• Stephanie said her project sprang from a fortunate meeting, then being overheard by an angel funder (my phrase, not hers).
  • Mary Ryan, who hosted today’s event, said it takes lots of meetings and coffee to build connectivity, and that researchers must put people together wisely, in baby-steps.

Sian Rowland, UKRI

    • GCRF is framed by UK strategy and SDGS. It’s a fund with many delivery partners, including Scottish Funding Council. There are differences in fine details of rules between research councils.
    • There are challenge leaders in global health, food systems, conflict, resiliance, cities, education, global health
    • The greatest numbers of investments (beneficiaries) are in India and South Africa, and there are quite a few in Brazil.
  • Collective work was firstly promoted via interdisciplinary hubs, and now by the collective programme. Calls are coming soon!
  • There will be an HM Government spending review this year-end the first 5-year GCRF programme is ending, so they are collecting case studies. Please tell UKRI of yours!
  • The key principles are
    • Challenge and impact focus
    • Novel research
    • Measurable impacts
    • Scalable impacts
  • Interdisciplinarity: getting the right mix and a common vision in a project
      • Global partnerships
        • Co-development
        • Engagement
        • Genuine partnerships
      • Equitable partnerships
      • Identifying needs, which can be outside academia
  • Organisation and leadership
    • shared values, learning and development, ability to adapt


  • RTFM
  • Difference from previous calls
  • Due diligence early in process
  • Learn from others – not just other PIs
  • Need to be ODA-compliant/solution focussed.
  • Need to understand context
  • Don’t play disciplinary bingo
  • In-country partners need to be appropriate, involved in scoping, delivery and value add
  • Write everything you need in the application
  • Boards are 1/3 UK academic, 1/3 overseas academic, 1/3 non-academic
  • Need specific, measurable impacts
  • Need standalone statement of DAC compliance – be specific about your beneficiary country
  • Be fair when setting agenda: build dispute resolution methods
  • Look for guidelines and toolkits
  • Register everyone on Je-S
  • Need pathways to impact with timelines and milestones

Advice from DFID

    • Strong partnerships
    • Engage local policy makers
    • Engage with national processes
  • Look at research uptake
  • Calls may cover your research area, even if it’s not in call-titles
  • Look at all RCs’ calls, not just your RC.
  • There are other GCRF/ODA calls


  • Where are reviewers from?
    • From all over the call, field
    • Panel membership is published after panels have sat
  • It takes time to change policy – this is starting with due diligence
    • There is some UKRI activity about international due diligence
    • UKRI is trying to not overburden overseas folk with due diligence
  • Too much emphasis on India, etc?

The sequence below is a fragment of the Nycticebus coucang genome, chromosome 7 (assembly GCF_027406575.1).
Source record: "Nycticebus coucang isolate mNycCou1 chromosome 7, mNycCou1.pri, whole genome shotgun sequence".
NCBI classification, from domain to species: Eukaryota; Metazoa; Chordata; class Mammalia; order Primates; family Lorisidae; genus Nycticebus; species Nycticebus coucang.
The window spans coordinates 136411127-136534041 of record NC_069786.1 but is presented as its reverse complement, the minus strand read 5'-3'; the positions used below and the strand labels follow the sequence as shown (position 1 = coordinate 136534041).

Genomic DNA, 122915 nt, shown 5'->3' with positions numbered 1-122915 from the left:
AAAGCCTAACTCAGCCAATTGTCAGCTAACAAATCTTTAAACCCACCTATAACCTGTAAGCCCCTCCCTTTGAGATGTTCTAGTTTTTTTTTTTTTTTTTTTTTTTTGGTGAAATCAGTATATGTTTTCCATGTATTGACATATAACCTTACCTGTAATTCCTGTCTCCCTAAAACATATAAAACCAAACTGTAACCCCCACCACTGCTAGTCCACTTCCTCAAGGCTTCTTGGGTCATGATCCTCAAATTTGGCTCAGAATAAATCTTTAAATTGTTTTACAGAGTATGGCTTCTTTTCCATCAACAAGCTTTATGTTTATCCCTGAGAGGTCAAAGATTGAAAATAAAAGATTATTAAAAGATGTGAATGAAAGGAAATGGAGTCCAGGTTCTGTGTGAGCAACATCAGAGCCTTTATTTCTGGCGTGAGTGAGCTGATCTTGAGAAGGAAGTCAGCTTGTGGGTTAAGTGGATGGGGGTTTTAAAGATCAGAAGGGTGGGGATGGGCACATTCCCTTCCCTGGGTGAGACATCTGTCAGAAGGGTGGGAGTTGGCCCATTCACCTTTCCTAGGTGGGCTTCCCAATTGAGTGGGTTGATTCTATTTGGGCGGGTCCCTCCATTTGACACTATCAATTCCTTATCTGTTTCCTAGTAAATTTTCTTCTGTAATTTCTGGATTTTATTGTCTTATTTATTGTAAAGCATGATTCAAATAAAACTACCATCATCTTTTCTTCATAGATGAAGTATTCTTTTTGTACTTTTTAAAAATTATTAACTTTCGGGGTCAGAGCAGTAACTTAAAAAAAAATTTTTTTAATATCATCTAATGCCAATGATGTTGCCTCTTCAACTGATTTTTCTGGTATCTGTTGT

• It’s evolving but work was based on existing partnerships with Newton countries. However, GCRF is largely country-agnostic
  • What about safeguarding?
    • UKRI is trying to develop cross-government policy – it’s due next year. New Ts & Cs are in development
  • What about countries that need funds in advance, not in arrears
    • Sorry can’t do that: HM Treasury rules

Resilience portfolio challenge: Mark Pelling

He is the Resilience challenge-leader, and is talking from his personal perspective. Challenge-leaders are bridges between academics and RCs

This portfolio is moving from hazards and vulnerability to knowledge production methods and mediating systems in transition from hazard to impact. The closest synergies with urban and food-security

Context of this presentation: calls on Equitable resilience and Multi-hazard and systemic risk

You add value to your application if you include legacy of GCRF, e.g. NERC, ESRC, AHRC ‘building resilience’ challenge, if you refer to hubs and/or if you refer to/apply to GCRF collective programme.

The equitable resilience call is based on ‘Build back better’ and ‘leave no-one behind’. Hence it aims to build an evidence base to enable pathways to transition to sustainable development.

The structure of the challenge is built on

  • Transformative adaptation
  • Survivor-led humanitarian response
  • Enhancing local capacity through understanding and reducing risk
  • Risk-management development co-benefits.

Hence there is need to wire projects right into work embedded in practice and policy actors, and into working with those at risk.

The multiple & systemic risks call is:

  • Just launched
  • Up to £3·5m per project, 2 projects
  • Motivated by WTO document on importance of environmental shocks leading to risk cascades
    • So interested in developing worlds countries building effective resistance
  • Focus on vulnerability of communities to multiple environmental processes leading to risk cascades, spreading beyond natural disasters
  • Research challenges (must hit all of these)
    • drivers of multi-hazard events
    • Characterising cumulative impacts of risk chains
    • Increasing resilience to multi-hazards and systemic risks